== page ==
Hip hop took a wild turn around the mid 00s. A lot of the conscious hip-hop that largely made up the underground movement started to get drowned out by the cash-money big shots who, while celebrating the finer things in life, often lacked substance. The marquee albums of hip hop’s golden age—by 2Pac, Notorious B.I.G. Outkast, A Tribe Called Quest, Gang Starr, De La Soul—will always have their place in history.
But this list celebrates classic hip-hop records on either side of the Millennium divide that didn’t get the attention they deserved despite being among the best records of that era. These carefully crafted works all share artistic production and innovative lyrics. None of these albums faked the funk; they just straight up brought it. Check it:
Rhode Island’s Sage Francis can be an asshole. He doesn’t care what you think, but dude can flow like no other. When he teamed up with Joe Beats for Hope, it was a calculated approach to scaling back his anger (okay, only some of it) and paying homage to the hip-hop heyday of the early ’90s (Audio Two, Masta Ace, etc.). From a lyrical standpoint, it’s hard to reel off MCs who can deliver a blow quite like Sage and build such unique imagery, like on “The Cure”:
I won’t accept it. Do my best to reject patterns ’til it hurts
Every second making bad turns for the worse
She’s getting further away I can feel it in the way my bones ache
The ocean sealed its lips, now the waves won’t break
Joe Beats carefully infuses a whirring trumpet over his drum breaks to create a beautiful backdrop. He always seems to know the degree of the beat Sage needs at a particular time (“Tolerance Level” stands out in this regard), and their chemistry is one that has rarely been reproduced by other duos since.
I remember the first time I heard this album at a record store in Tokyo. I posted up at a listening station for an hour and couldn’t peel the headphones from my ears as I let the remix revival to vintage Blue Note Recordings play through. Then I bought it. It’s a more than tasteful homage to Blue Note jazz greats like Donald Byrd, Bobby Humphrey and even Herbie Hancock with a hip-hop twist. It’s a jazz-rap-funk accomplishment of the highest order and the revival of Reuben Wilson’s timeless “Stormy,” might change your life.
When it comes to producing concept albums, Dan The Automator and Prince Paul are the gold standard. On their first collaboration, the Handsome Boy record borrows snippets from the short-lived HBO series Get A Life starring Chris Elliott to tell the story of school that helps men become…well…Handsome. Del Tha Funkee Homosapien’s “Magnetizing” and “Once Again” featuring Brand Nubian are the winners here. But the courtroom jargon themed “The Truth” with J-Live’s flows and Roisín Murphy’s (of Moloko) smooth vocals, lingers on the listener’s mind long after the album has finished.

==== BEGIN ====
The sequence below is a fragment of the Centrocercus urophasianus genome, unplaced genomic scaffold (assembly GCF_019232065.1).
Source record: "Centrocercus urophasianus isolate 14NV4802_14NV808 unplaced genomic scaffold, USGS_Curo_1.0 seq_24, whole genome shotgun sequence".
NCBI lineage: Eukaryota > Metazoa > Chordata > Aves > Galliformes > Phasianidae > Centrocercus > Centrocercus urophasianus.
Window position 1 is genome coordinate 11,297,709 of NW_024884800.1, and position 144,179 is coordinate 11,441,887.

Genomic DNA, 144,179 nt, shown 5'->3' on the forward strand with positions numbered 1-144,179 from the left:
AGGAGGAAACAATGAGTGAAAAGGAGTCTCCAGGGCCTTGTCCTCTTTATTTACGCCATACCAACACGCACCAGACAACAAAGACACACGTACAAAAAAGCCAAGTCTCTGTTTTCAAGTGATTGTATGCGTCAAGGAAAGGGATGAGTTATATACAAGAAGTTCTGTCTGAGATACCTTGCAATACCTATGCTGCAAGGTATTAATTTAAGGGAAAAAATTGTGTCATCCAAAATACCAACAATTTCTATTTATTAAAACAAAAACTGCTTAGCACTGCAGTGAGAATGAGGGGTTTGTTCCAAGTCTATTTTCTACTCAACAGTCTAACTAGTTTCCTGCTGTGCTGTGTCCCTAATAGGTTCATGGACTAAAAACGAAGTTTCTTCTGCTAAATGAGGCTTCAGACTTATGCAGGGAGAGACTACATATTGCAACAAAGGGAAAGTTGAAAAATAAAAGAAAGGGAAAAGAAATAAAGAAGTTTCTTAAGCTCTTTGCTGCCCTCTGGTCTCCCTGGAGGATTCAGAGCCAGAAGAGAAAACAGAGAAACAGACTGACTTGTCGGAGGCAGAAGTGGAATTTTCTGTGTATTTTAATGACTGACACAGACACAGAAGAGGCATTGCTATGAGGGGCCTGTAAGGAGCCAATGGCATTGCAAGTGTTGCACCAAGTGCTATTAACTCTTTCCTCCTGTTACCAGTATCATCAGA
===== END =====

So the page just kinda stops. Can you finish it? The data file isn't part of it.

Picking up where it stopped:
The longest hiatus in the Beastie Boys’ careers, following 1998’s Hello Nasty ended with the release of 2004’s under-appreciated To The Five Boroughs and it was worth the wait. The first album that was entirely self-produced by Mike D, Ad-Rock and MCA came loaded with a political message about post-9/11 U.S. foreign policy. Mike D told MTV News, “We all got to a point where we felt like, we’re in this room in New York, we’re looking at each other every day, and we really felt compelled to speak our minds on what exactly we see happening right now.” And they did, on tracks like “Right Now, Right Now” and the perfectly punctuated “It Takes Time To Build”:
So step up to the window and place your bets
Is the US gonna keep breaking necks
Maybe it’s time that we impeach Tex
And the military muscle that he wants to flex
While the album was relatively well-received, it’s a victim of being in the shadows of more iconic Beastie Boys releases like Paul’s Boutique and Ill Communication. But it should still be revered as a classic worthy of the fine library of one of the most influential hip-hop groups of all-time.
Turntablism pioneers The Beat Junkies put out a series of albums produced by individual members of the crew from 1997-1999. The most notable of which came in the form of DJ Rhettmatic’s double disc set Vol. 2. It’s a 32-track compilation of everything that was great about underground hip-hop in the late ’90s. From Mos Def rapping “Son when I come through, other rappers boo-hoo/ Cause they know they style’s soft, like baby doo-doo” on “Universal Magnetic,” to tracks with the Lootpack, Xzibit, Jurassic 5 and Slum Village, it’s an epic collection. The crowning moment comes on Dilated People’s turntablist anthem “Work The Angles,” a track that changed the scratch DJ game.
Big L was destined for great things. He was a post-gangster rapper with crazy rhymes, hung with 2Pac and Notorious B.I.G. and even featured 2Pac on the album’s “Deadly Combination.” The most heralded track on the posthumously released The Big Picture is “Ebonics,” where Big L fluidly breaks down street slang & hip-hop vernacular with lines like “A radio is a box/ a razor blade is a ox/ Fat diamonds is rocks and jakes is cops” and over 50 references continue across three verses. The epic beat on “Games” featuring Brand Nubian’s Sadat X & Gang Starr’s Guru along with appearances from Big Daddy Kane, Kool G Rap, Fat Joe and more make this record a hip-hop masterpiece.